Fifth place went to the one new film that outperformed its expectations, Antoine Fuqua’s boxing movie Southpaw, which stars Jake Gyllenhaal.  The $30 million production from the Weinstein Company earned $16.5 million in spite of reviews that were a bit disappointing (just 57% positive) given the Oscar buzz surrounding Gyllenhaal’s “all-in” performance in the pugilistic drama written by The Sons of Anarchy’s Kurt Sutter.  Southpaw could be poised for a long run, in part because the film’s diverse audience (43% Caucasian, 24% Hispanic, 21% African-American, 12% Asian) gave the film a solid “A” CinemaScore.

The expectations for the adaptation of John Green’s Paper Towns were high, in part because of the success of the film based on Green’s YA hit The Fault in Our Stars, and in part because of the high profile of Cara Delavigne, the female lead in Paper Towns, a gorgeous teen model who some expect to follow in the footsteps of the star of Fault, Shailene Woodley.  The opening weekend of Paper Towns is a perfect illustration of a “front-loaded” teen hit—a film with a limited, but devoted audience that rushes out to see the film at the first showing.  On Friday Paper Towns debuted with a solid $6.3 million, which tumbled 45% on Saturday, and then dropped 24% more on Sunday for a weekend total of $12.5 million.  This downward trend is a bad sign for Paper Towns, which received only an “OK/neutral” “B+” CinemaScore.

Pixar’s Inside Out slipped 36.3% in its sixth weekend as it added $7.3 million to bring its domestic total to $320.3 million.  It still remains to be seen if Minions will have enough gas in the tank to overtake Inside Out on the domestic front (though internationally it is no contest with Universal’s little jaundiced tube-steaks running out to an insurmountable lead).

Jurassic World slipped to #8 in its seventh weekend in theaters, but it still made the biggest box office news of the frame by bringing its domestic total to $623.8 million, surpassing The Avengers ($623.4 million) to become the third highest-grossing (not adjusted for inflation) film in domestic box office history.  Earlier in the week Jurassic World surged passed The Avengers $1.520 billion worldwide total with a global total that currently stands at $1.542 billion and counting.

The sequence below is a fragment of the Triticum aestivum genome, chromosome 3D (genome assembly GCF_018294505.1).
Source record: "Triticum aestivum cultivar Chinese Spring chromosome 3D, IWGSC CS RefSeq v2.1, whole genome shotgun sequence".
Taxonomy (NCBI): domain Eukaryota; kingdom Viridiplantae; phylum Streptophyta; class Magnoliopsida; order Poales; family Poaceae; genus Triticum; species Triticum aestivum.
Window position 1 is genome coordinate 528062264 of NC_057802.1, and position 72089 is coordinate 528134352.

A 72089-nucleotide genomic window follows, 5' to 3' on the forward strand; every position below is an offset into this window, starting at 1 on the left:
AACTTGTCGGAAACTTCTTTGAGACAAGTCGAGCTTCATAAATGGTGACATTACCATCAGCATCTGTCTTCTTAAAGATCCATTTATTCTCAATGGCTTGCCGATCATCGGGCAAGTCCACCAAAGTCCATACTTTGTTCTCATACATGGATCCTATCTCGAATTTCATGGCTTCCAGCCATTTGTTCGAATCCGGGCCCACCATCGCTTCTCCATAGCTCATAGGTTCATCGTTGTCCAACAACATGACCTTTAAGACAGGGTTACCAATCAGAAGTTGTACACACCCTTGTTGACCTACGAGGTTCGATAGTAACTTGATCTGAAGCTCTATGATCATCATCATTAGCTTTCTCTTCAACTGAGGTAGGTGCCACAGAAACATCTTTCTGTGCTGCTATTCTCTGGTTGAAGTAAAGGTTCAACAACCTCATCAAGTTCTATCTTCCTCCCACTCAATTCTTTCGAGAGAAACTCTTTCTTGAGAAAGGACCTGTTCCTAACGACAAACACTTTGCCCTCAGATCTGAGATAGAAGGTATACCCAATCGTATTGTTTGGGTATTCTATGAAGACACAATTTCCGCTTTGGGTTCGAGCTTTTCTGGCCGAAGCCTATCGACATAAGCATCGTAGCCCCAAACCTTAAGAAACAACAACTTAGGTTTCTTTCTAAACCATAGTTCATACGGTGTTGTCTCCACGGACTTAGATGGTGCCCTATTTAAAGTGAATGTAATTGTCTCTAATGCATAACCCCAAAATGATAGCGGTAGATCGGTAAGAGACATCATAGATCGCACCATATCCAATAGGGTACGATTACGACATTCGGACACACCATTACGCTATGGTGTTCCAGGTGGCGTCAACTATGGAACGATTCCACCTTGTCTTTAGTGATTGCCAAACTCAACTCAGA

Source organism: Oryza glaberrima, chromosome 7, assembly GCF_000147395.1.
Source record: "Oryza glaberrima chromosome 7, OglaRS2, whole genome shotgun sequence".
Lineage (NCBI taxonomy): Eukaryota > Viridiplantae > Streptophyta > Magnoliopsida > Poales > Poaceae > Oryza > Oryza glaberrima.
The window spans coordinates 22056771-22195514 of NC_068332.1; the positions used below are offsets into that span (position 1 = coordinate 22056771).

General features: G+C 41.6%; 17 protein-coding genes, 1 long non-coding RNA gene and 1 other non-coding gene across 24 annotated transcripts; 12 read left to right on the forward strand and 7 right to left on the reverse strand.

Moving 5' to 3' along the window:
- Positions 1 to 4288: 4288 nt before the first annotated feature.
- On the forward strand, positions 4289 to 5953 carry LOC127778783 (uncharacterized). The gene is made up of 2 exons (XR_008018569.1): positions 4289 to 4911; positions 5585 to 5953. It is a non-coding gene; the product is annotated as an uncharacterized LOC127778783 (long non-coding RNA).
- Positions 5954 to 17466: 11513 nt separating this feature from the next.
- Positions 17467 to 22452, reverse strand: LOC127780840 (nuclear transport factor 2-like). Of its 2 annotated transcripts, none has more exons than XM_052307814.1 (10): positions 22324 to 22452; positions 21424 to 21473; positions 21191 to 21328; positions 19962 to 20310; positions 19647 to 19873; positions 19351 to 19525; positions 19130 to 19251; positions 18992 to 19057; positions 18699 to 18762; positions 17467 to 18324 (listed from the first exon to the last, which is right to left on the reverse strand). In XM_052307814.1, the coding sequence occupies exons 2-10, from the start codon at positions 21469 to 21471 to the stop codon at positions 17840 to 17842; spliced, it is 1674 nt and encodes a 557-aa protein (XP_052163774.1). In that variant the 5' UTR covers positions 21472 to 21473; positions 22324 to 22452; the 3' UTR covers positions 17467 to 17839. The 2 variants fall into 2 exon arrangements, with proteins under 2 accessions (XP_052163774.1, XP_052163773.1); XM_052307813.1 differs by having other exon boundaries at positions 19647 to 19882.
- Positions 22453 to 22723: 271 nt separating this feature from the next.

Ninth place went to the Ian McKellen-starring Mr. Holmes, which is currently in just under 700 theaters nationwide, but still managed to earn $2.85 million, while the tenth spot went to Paramount’s Terminator: Genisys, another example of a failed stab at 1980s nostalgia, which earned just $2.4 million in its fourth weekend.  Genisys has only earned $85.7 million here in North America, and won’t make it to $100 million—sadly, it no longer seems that Arnold “will be back” in anything more than a cameo, if this beleaguered franchise is ever revived in some distant and desperate future.

Be sure to check back here next week to see how another summer blockbuster with high expectations, Mission Impossible: Rogue Nation, performs.